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Quel avenir pour le setter irlandais en France ?

Nouvelles directives de jugement données par le Red Club en France.
Lors de l'assemblée générale du Red Club, le 28 juillet 2007, le comité nous a indiqué les nouvelles directives de jugement :
Taille idéale pour obtenir le CACS : 56 à 60 cm pour les femelles et 59 à 64 cm pour les mâles.
Ces tailles ont été fixées car, d'après le comité, les grands chiens ne savent pas chasser.
Pour obtenir le CAC en exposition il faut avoir 7 caractères jugés excellents ( tête, avant main, corps, arrière main, ensemble, robe et démarche ) et un chien dans la taille idéale.
Ceci nous a été indiqué le samedi avec application à partir du lendemain lors de la Nationale d'Elevage.
Que pouvons nous faire, quel est l'avenir du setter irlandais en France ?
Je remercie Susan qui s'est proposée pour la traduction.

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The colour "chestnut" does actually vary in nature(open up some horse chestnuts this Autumn!!)So they can go from a medium to quite dark colour but still chestnut, not orange!! Mahogony is NOT in the FCI breed standard! The standard also says"rich chestnut" not "fresh chestnut"(two different meanings in English!!) There are many setters here in Ireland who are pets(and show dogs) and also point(including most of mine!)I have met many hunting setters who are not very suitable pets(too hyper for the average family)and must be worked!
traduction en français (beaucoup plus difficile pour moi!)

Carmel dit:
Il y a de grandes differences dans la couleur 'chataîgne' dans la nature (voir les chataîgnes de cet'automne). Il y a des variations entre une couleur moyenne et une couleur assez foncée, mais toujours chataîgne, jamais orange. Acajou n'est pas dans le standard de la FCI ! Le standard dit 'chataîgne riche' au lieu de 'fraîche' (deux significations différentes en anglais!).
Il y a beaucoup de setters chez nous en irlande qui sont des chiens de compagnie (et d'expo) et qui prennent l'arrêt (les miens inclus!). Par contre, j'ai rencontré beaucoup de setters type chasse qui ne sont pas de bons chiens de compagnie (ils sont trops hyper pour une famille moyenne) et qui doivent être travaillés.
Je vous l'accorde il est écrit maintenant "rich chestnut" mais à l'origine il était prévu "rich golden chestnut". Ceci dans le document qui est la proposition de l'Irlande à la FCI, vous pouvez le lire dans le bulletin 1998 de l'Irish Red Setter Club, page 26. Encore un mot qui a étrangement disparu.
Nous n'avons pas en France de chien d'utilisation chasse ou/et fields qui ne soit pas capable de vivre à la maison en famille sans chasser, cela je vous l'assure.
translation of Jacque's reply:
I concur with you that the standard says 'rich chestnut' but the original version was intended as 'rich golden chestnut'. This was in the document as proposed by Ireland to the FCI, to be followed up in the magazine of the Irish Red Setter Club 1998, page 26. Another word that has misteriously disappeared.

In France we don't have working dogs that are not capable of of living in the family without hunting, this I can assure you.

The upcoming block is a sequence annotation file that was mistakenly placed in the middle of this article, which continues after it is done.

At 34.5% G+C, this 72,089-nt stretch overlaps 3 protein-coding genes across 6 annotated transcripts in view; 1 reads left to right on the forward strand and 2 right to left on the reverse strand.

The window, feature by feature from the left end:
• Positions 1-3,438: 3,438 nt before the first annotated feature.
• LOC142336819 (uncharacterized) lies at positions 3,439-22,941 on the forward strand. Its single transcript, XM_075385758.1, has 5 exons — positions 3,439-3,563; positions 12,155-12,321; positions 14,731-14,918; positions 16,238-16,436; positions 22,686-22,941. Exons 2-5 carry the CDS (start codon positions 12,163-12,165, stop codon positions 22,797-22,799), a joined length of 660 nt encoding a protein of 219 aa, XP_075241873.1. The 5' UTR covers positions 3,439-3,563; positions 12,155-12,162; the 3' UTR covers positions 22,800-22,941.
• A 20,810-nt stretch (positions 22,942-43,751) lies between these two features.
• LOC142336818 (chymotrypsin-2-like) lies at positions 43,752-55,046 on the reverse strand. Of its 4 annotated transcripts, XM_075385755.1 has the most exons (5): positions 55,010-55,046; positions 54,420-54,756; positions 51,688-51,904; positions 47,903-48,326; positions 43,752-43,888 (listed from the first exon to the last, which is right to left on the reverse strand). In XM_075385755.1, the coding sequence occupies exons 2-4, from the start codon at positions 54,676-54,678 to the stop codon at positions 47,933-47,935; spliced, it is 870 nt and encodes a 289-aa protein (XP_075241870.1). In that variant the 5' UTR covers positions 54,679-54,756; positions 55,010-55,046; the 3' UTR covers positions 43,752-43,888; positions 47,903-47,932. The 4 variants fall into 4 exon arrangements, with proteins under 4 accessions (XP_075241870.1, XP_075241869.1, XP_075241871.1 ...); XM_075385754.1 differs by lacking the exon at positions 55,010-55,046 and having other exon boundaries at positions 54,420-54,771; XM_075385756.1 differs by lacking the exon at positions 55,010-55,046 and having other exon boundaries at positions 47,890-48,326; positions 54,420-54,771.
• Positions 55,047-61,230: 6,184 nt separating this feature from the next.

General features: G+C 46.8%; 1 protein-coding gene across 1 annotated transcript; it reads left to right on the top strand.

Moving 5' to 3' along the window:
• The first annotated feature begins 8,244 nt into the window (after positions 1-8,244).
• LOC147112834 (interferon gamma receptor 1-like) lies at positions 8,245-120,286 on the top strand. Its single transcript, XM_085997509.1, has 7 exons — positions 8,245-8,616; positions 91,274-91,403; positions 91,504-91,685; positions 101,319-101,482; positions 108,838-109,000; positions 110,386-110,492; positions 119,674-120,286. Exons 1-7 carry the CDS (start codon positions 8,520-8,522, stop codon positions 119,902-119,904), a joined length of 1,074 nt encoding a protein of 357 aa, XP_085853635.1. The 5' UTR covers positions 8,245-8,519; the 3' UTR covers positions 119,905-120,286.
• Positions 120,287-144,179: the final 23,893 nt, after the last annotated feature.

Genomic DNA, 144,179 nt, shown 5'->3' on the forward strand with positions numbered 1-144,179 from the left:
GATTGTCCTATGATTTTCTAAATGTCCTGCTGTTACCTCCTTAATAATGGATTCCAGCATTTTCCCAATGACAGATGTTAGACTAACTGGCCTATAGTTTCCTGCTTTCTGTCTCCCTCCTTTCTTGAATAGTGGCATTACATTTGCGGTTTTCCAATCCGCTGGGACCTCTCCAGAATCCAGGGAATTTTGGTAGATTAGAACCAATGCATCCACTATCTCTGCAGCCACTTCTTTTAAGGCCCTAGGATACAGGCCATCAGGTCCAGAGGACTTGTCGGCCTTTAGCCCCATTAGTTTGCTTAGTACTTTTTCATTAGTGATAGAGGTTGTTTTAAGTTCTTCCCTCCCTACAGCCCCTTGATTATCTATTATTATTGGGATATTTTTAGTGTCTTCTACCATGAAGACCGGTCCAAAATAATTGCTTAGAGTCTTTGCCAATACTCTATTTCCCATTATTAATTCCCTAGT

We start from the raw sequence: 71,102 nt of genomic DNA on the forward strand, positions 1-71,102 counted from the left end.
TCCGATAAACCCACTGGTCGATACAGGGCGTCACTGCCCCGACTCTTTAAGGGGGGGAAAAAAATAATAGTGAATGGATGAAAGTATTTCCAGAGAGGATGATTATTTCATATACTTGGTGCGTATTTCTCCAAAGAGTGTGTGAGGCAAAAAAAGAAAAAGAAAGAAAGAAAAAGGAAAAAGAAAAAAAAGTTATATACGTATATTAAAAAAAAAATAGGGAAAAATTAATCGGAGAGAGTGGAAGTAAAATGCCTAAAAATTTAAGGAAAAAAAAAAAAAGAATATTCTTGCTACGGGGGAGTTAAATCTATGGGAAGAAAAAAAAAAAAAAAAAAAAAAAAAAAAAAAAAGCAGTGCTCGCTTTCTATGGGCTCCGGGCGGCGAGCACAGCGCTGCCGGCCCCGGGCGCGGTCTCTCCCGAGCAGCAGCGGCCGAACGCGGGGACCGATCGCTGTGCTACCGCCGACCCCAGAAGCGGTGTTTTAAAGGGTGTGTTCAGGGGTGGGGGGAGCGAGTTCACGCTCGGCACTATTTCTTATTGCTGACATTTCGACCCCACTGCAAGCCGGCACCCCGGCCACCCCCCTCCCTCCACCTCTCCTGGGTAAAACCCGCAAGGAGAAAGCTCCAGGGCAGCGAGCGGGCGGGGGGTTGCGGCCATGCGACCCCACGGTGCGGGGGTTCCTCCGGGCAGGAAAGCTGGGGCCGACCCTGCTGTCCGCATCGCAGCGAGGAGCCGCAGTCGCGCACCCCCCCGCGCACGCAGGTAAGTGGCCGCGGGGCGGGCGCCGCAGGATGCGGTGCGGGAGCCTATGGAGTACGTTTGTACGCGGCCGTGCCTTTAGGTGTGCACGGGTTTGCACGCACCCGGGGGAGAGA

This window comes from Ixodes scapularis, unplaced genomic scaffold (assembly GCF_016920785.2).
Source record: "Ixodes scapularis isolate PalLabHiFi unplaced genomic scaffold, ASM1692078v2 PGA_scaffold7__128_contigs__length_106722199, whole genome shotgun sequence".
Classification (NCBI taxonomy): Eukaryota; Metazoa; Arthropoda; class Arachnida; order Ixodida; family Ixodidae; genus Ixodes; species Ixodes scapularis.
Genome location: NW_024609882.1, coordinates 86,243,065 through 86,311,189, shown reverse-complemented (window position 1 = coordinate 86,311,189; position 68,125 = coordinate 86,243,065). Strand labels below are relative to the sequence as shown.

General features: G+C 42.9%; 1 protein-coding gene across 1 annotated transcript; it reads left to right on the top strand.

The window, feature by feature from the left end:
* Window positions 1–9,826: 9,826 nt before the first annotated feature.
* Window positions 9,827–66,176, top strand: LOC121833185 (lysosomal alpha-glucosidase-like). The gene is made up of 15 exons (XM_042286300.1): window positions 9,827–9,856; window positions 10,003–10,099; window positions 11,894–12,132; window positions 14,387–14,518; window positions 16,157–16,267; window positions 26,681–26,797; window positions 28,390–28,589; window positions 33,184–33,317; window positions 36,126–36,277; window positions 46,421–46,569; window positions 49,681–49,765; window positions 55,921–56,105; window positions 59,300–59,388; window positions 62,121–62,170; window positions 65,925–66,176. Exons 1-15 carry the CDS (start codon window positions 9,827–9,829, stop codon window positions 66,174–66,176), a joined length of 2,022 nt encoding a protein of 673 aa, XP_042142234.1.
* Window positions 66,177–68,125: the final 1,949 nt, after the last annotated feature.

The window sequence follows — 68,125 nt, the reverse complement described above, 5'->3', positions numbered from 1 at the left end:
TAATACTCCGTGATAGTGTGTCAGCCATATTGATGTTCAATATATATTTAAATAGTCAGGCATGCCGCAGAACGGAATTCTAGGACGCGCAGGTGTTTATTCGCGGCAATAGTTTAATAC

I did not intend to say that they "could not" live with familiies but that for the "average family" wanting a pet dog, working types are more difficult if not kept busy either hunting or some other activity!! I believe all hunting dogs can be family pets with the right people!!(applies to most working dogs of different breeds also!)
I have experianced the same as Carmel in as much as having seen many huntingsetters that are NOT suitable as just pets.
I am now talking about the scandinavian field-trial setter that Henk is so fond of. Although good in the field and able to cover huge areas in the shortest time possible, they certainly belong in working-homes, and working homes ONLY.
just collected some during our evening walk, and yes, they come in many colors, even from the same tree.

Thanks for those photos of one my favourite play toys from my childhood!! I spent hours playing"conkers" at school with friends! Perhaps other countries did so also? We threaded a string(usually a shoe lace) through the chestnut and as one chestnut was suspended the other player hit it with their chestnut and whichever chestnut cracked and broke first was the loser!!! So we were so familiar with its colours and texture and smells as children!!! I must collect some myself!!! And find someone to play the game!!
oh, sweet memories :)
we also built animals, furniture and other things out of them, with the help of matches of course under the supervision of mum or dad as we had to make holes into the chestnut to get the matches fixed. will try to create something, so you see what i mean :)
Oh who needed computer games when nature provided all the toys!!!! I have a vague memory of making things also but I was a "tomboy" and played the boy's games!!!!
hm.. .do not know any of those games - we just ate ours LOL
which reminds me, i have to go and BUY some because none grow here :)) My setter by the way, absolutely adores them - actually anything i would eat he wants :)
Oh Jelena those are differant ones! You can not eat the ones on Lauras pictures...they have a totally vile taste!




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